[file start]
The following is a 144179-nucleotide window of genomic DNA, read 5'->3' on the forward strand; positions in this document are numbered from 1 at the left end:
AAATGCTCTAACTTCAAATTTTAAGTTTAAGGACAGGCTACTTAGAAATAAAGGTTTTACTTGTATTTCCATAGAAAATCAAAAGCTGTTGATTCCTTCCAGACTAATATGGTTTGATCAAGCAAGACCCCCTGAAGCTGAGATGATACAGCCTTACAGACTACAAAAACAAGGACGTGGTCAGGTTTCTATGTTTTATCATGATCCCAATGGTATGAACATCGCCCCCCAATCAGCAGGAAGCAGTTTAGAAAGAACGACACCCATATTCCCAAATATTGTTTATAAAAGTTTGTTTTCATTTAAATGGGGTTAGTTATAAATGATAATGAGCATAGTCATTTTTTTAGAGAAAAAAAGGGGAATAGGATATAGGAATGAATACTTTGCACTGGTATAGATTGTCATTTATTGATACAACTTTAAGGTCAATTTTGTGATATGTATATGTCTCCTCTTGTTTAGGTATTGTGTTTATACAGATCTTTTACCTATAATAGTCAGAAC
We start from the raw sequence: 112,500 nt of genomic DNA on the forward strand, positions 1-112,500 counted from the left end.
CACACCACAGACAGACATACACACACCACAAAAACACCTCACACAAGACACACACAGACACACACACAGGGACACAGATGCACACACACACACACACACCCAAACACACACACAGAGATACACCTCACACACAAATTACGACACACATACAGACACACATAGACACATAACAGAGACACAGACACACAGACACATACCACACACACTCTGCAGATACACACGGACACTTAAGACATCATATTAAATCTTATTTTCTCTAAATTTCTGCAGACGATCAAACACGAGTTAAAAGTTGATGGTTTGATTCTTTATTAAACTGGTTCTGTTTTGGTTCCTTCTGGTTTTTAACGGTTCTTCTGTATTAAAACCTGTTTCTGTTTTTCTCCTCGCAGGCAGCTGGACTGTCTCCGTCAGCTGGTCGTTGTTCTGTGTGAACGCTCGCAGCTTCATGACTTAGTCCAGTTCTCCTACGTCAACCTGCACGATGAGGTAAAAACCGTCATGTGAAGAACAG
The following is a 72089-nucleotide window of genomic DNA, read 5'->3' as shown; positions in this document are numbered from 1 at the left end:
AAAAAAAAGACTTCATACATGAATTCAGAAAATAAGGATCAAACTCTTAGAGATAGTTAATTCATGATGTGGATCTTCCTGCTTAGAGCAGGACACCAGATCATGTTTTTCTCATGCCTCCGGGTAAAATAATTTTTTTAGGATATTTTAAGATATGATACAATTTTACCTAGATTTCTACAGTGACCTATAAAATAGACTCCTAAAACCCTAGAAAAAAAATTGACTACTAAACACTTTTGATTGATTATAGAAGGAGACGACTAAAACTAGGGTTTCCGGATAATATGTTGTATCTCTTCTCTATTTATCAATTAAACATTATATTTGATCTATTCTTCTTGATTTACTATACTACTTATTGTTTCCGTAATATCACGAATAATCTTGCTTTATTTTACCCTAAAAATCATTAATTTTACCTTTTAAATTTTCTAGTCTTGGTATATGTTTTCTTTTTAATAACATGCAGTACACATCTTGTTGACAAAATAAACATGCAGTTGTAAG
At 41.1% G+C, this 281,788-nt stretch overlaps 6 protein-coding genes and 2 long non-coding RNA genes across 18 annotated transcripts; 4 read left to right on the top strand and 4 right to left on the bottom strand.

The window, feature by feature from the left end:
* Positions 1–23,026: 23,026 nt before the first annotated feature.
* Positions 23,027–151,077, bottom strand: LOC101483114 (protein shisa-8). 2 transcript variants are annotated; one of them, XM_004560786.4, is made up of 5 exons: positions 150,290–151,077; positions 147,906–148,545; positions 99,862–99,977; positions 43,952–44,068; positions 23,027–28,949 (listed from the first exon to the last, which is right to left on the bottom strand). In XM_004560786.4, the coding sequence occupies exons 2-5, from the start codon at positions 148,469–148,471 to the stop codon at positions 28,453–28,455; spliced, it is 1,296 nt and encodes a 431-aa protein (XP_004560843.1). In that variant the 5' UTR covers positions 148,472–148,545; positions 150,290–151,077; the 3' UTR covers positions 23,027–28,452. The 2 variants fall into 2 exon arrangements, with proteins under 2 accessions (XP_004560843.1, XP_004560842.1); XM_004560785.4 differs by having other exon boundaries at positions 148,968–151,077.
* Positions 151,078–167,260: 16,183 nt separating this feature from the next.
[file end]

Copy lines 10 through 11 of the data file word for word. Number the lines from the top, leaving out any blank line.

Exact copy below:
* Positions 23,027–151,077, bottom strand: LOC101483114 (protein shisa-8). 2 transcript variants are annotated; one of them, XM_004560786.4, is made up of 5 exons: positions 150,290–151,077; positions 147,906–148,545; positions 99,862–99,977; positions 43,952–44,068; positions 23,027–28,949 (listed from the first exon to the last, which is right to left on the bottom strand). In XM_004560786.4, the coding sequence occupies exons 2-5, from the start codon at positions 148,469–148,471 to the stop codon at positions 28,453–28,455; spliced, it is 1,296 nt and encodes a 431-aa protein (XP_004560843.1). In that variant the 5' UTR covers positions 148,472–148,545; positions 150,290–151,077; the 3' UTR covers positions 23,027–28,452. The 2 variants fall into 2 exon arrangements, with proteins under 2 accessions (XP_004560843.1, XP_004560842.1); XM_004560785.4 differs by having other exon boundaries at positions 148,968–151,077.
* Positions 151,078–167,260: 16,183 nt separating this feature from the next.